“It’s often hard to tell whether someone has influenza or just a severe gripe (cold),” one doctor told the Reporter this week. “Getting analysis takes time and is expensive. To be safe, many of us will prescribe Tamiflu in cases where the patient could be in danger of complications, such as diabetics, the obese or small children, or if they do not respond to an antibiotic after a few days of treatment.”
The manufacturers of Tamiflu and state health authorities say over eagerness by doctors to prescribe the medication is the reason for the current shortage of the drug.
Hector Ramirez Cordero, director of Public Health at the Jalisco Department of Health (SSJ), said the public was being “unjustifiably alarmed” about the fu season, which he said was developing “inside a normal range” of cases.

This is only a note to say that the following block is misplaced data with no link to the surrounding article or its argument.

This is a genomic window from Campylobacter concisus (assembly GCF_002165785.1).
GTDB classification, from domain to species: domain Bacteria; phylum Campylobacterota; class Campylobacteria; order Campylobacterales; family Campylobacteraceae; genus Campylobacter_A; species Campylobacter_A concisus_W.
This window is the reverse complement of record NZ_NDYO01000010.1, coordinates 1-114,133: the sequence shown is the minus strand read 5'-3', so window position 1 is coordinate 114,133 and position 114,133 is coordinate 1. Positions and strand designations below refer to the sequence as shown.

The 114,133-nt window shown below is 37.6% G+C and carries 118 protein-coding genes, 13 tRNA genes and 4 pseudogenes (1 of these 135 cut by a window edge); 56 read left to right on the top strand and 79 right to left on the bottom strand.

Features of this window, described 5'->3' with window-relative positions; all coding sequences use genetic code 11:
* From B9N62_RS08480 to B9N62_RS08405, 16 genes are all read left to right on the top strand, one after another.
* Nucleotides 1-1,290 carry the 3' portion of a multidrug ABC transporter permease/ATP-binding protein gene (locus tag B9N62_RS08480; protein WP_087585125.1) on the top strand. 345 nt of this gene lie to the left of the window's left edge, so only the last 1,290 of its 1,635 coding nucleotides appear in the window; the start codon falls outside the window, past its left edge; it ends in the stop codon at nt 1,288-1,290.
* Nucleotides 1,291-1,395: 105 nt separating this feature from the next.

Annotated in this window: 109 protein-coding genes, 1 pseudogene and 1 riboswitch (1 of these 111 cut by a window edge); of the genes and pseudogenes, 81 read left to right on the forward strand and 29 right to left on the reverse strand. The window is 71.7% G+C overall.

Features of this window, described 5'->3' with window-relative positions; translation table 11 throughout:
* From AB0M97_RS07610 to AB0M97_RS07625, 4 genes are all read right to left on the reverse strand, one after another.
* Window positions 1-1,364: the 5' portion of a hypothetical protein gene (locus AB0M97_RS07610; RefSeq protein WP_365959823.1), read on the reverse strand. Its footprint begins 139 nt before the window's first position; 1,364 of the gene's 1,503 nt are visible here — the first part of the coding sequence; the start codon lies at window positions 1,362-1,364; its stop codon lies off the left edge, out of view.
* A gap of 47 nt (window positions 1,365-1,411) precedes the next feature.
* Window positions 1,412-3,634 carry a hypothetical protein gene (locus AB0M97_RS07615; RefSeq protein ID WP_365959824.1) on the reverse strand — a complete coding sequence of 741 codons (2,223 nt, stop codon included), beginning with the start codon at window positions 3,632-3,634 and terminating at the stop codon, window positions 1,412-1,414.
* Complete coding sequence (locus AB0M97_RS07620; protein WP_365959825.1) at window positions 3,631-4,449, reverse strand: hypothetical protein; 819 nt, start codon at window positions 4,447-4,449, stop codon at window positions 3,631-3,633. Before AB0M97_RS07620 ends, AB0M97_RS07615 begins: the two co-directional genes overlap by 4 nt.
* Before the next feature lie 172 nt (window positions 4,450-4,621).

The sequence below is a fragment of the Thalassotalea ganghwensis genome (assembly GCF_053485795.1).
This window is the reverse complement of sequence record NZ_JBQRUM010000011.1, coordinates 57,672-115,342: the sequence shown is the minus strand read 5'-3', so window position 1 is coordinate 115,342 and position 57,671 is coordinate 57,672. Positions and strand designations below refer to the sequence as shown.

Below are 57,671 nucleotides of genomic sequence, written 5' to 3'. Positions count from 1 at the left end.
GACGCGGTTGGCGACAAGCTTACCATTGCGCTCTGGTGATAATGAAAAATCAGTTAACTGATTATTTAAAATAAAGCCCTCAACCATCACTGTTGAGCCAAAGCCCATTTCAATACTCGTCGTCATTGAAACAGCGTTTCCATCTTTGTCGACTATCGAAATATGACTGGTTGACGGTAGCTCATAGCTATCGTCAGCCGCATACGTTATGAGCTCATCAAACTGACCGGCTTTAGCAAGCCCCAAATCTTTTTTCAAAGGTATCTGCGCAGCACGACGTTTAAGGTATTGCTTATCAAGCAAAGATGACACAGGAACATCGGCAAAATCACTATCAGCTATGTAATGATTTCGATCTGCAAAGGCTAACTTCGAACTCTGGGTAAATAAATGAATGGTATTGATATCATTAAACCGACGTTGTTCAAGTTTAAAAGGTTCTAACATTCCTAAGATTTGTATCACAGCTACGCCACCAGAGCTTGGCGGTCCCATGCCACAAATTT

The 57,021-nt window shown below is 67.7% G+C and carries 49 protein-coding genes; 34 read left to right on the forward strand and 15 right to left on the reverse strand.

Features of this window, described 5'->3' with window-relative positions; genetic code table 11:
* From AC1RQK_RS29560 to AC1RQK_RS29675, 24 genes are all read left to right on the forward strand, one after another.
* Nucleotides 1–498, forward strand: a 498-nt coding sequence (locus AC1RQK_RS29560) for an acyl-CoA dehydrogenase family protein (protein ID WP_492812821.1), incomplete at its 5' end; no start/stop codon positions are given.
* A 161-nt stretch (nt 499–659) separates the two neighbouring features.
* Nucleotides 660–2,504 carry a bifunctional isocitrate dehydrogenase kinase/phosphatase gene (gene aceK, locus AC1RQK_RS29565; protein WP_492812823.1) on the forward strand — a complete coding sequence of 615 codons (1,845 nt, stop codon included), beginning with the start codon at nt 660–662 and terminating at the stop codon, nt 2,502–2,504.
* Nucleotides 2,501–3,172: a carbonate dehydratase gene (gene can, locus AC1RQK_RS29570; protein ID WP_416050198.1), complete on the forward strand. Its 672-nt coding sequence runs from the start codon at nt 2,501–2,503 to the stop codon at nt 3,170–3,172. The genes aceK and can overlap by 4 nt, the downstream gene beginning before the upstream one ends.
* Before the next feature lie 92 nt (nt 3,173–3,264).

However, doctors say Jalisco’s total of 367 officially confirmed influenza cases (as of Tuesday, March 1) via laboratory tests is probably not a fair reflection of the real figure. Hospitals and clinics do not always send information of flu cases to federal authorities, and many patients recover at home without hospitalization or having specimens analyzed. Reservations about the veracity of the figures is compounded when comparing them to the United States, where in the 2014-2015 season, 125,462 cases of influenza were identified, to Mexico’s 1,533 (figure from the Sistema de Vigilancia Epidemiológica de Influenza). Influenza hospitalizations in Canada during that period were around 8,000.
The SSJ has yet to respond to a request from state legislators demanding they issue a public health alert regarding influenza.